A Breakthrough In Understanding Stock Market Risk
Now, perhaps more than ever, people need a reliable approach to protecting their life savings. Both in his academic training – MBA from The University of Chicago (now called Chicago Booth) – and in his professional training– CERTIFIED FINANCIAL PLANNER® professional since 1983, Richard Coe has been taught that any attempt to time the stock market is futile. However, in recent years, Coe has begun to question some long-held academic conclusions.
In October 2015, Coe gave a presentation to the Wichita Estate Planning Council, an audience of about 70 estate planning attorneys, CPAs, trust officers, CLUs and CERTIFIED FINANCIAL PLANNER® professionals. He explained what to him has been a startling breakthrough in his understanding of how the stock market actually works.
“What is missing from the standard investment models that most financial advisors embrace?” he asked. According to Coe, investment models and strategies typically do not evidence any understanding of how the business cycle affects portfolio risk. Risk has been regarded as random and as a constant.
Coe has been on a steep stock market learning curve over the last 18 months, and he has concluded that stock market risk is not random – it is at least partially predictable. And, it is not constant – it varies significantly with changes in the business cycle.
What does this mean for investors? Coe advocates, and Coe Financial Services has now embraced, the “Condition Based Management” philosophy. The idea is to take advantage of the great growth engine known as the stock market during bullish conditions, but seek protection through bonds during recession markets. The key is knowing the existing market condition.
According to Coe, the public often has a better understanding of stock market risk than investment professionals, many of whom think of the risk factor in terms of a bell-shaped curve. “The stock market can be far more risky than suggested by a bell shaped curve,” said Coe. “People in or near retirement generally understand that large portfolio losses need to be avoided and that a passive strategy that does not actively manage risk does not make much sense.”
Is it really possible to prosper from the stock market in good times and be protected from it in bad times? Professors, investment professionals, and investors are currently divided on this issue. Coe understands and respects those who believe the answer is “No.” He was trained that the answer was “No” and that investors were wiser to live with bounces than to try to mitigate the bounces through timely defensive actions. Probably no one is more surprised than Coe himself that he has experienced a massive paradigm shift in his thinking about how investment portfolios should be managed.
“I have been interested in the stock market since my junior high days,” said Coe. I have tried to go through life always being ready to learn. Most of my life, frankly, I have been very skeptical regarding the value of timing strategies.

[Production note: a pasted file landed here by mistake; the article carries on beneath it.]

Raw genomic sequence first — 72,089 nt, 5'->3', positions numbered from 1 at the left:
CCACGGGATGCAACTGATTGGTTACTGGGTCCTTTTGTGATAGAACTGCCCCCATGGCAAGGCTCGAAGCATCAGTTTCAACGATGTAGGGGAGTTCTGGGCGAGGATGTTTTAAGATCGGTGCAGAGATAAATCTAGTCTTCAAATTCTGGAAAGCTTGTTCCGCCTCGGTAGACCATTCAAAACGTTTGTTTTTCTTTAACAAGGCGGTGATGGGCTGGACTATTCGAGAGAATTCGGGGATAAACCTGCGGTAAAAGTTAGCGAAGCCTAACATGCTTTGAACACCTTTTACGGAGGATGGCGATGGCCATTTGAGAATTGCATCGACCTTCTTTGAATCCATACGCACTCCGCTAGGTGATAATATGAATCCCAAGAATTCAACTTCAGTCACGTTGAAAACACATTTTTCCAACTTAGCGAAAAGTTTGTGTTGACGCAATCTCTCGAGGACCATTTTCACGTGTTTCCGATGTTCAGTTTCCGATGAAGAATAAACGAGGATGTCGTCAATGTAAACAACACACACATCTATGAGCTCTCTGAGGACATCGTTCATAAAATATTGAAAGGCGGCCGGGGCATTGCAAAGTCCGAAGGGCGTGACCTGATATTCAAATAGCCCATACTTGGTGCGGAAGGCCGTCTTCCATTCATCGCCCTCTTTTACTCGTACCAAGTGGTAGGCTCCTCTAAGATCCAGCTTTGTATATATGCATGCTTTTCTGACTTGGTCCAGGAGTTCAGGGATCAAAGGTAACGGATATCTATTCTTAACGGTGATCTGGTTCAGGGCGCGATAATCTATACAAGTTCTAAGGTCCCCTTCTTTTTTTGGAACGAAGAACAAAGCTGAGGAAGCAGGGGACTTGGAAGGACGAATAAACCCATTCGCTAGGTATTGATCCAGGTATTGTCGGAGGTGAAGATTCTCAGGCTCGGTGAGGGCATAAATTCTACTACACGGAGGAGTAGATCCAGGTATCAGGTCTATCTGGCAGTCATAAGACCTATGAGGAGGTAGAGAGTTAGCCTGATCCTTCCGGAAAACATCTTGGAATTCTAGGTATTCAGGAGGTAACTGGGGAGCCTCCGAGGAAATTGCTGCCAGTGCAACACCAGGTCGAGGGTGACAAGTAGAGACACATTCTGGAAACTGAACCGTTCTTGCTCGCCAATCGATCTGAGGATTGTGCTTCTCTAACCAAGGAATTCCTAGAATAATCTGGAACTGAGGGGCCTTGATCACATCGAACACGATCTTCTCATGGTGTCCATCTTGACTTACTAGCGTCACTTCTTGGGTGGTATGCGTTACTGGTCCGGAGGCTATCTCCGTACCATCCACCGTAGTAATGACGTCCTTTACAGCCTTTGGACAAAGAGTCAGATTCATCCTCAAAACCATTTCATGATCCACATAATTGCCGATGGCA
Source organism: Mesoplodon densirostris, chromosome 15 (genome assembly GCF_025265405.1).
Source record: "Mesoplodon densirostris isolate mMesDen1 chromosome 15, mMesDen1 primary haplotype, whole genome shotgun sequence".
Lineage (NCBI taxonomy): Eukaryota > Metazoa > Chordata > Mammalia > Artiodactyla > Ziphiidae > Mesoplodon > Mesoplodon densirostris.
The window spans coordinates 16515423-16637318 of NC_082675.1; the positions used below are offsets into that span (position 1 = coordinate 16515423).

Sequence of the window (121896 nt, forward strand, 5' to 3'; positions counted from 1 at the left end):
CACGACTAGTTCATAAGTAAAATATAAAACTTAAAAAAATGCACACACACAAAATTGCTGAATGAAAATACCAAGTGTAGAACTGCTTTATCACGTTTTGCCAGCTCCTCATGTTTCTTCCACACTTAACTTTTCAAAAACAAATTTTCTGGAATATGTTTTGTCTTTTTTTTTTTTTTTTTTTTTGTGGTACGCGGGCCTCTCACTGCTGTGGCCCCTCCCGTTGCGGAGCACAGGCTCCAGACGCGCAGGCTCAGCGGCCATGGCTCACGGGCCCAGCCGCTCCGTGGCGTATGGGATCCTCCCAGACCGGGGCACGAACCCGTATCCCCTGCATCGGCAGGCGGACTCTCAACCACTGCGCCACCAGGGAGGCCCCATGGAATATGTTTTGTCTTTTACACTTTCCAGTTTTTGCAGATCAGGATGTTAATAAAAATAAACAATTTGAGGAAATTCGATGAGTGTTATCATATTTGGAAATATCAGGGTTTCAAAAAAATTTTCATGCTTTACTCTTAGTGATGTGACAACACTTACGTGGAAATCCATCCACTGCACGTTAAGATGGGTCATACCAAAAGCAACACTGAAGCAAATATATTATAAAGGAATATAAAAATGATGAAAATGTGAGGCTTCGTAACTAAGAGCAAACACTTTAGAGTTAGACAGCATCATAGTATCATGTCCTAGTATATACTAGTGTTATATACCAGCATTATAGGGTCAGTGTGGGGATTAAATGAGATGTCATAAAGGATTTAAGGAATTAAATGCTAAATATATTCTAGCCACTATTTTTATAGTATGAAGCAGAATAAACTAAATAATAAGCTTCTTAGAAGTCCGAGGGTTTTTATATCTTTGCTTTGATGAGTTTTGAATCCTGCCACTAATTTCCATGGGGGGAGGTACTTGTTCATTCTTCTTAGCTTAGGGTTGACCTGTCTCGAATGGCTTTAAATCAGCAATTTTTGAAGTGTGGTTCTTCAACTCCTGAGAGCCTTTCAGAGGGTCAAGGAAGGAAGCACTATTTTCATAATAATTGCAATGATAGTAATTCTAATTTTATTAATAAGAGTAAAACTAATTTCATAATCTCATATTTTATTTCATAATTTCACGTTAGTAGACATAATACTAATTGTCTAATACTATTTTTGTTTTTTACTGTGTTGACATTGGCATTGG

“What I have learned in the last 18 months is fascinating to me, and very exciting in terms of our ability to help people. We endorse timely defensive and offensive moves, and we can explain why.
“It all goes back to the business cycle,” Coe said. “Stock prices respond to corporate earnings. During good times, earnings increase and stock prices rise. During recessions, the economy contracts and earnings deteriorate, resulting in a drop in stock prices. Recessions are here to stay, and the benefits of avoiding recession markets are huge.”
Many people remember a line from a song in “The Music Man” – “You’ve got to know the territory.” Coe believes that by knowing the territory (market conditions) one can make much better investment decisions.
“Not only do we have many years of experience,” said Coe, “but, more importantly, we have a process that allows investors to invest with less stress.”
To provide additional support for the change in his thinking, Coe points to Charles Koch. In “Good Profit,” Koch writes, “Even though it is difficult to time the market in absolute terms, significant value can be created by understanding key drivers of variations in global equity performance and quickly adjusting the portfolio accordingly.”
Coe adds, “Charles Koch has one of the most brilliant economic minds the world has ever seen. Financial professionals would be wise to go to school on his conclusions.”
“We are excited about the opportunity to help more people, but will intentionally limit the number of new client relationships in 2016. Everyone is busy, so we want to be diligent in determining whether a new client is mutually a good fit. We are happy to do a preliminary meeting, but we do not want to move ahead unless the prospective clients are willing to make three commitments. Our process is designed to improve the odds of a good fit for a lasting relationship.”
Questions to Consider in Selecting a Financial Advisor:
Do you believe you will live to see another major stock market downturn?
How much of a decline in your portfolio are you willing to experience?
Can you imagine how much money is typically left in harm’s way when markets crumble?
If there was a better strategy than “live with the bounces”, would you want to know about it?
Do you believe there are better ways to protect your portfolio than annuities?
Do you consider it important to have a financial advisor who will initiate timely defensive moves?
Do you care enough about your portfolio to invest some time to learn how you can invest with less stress?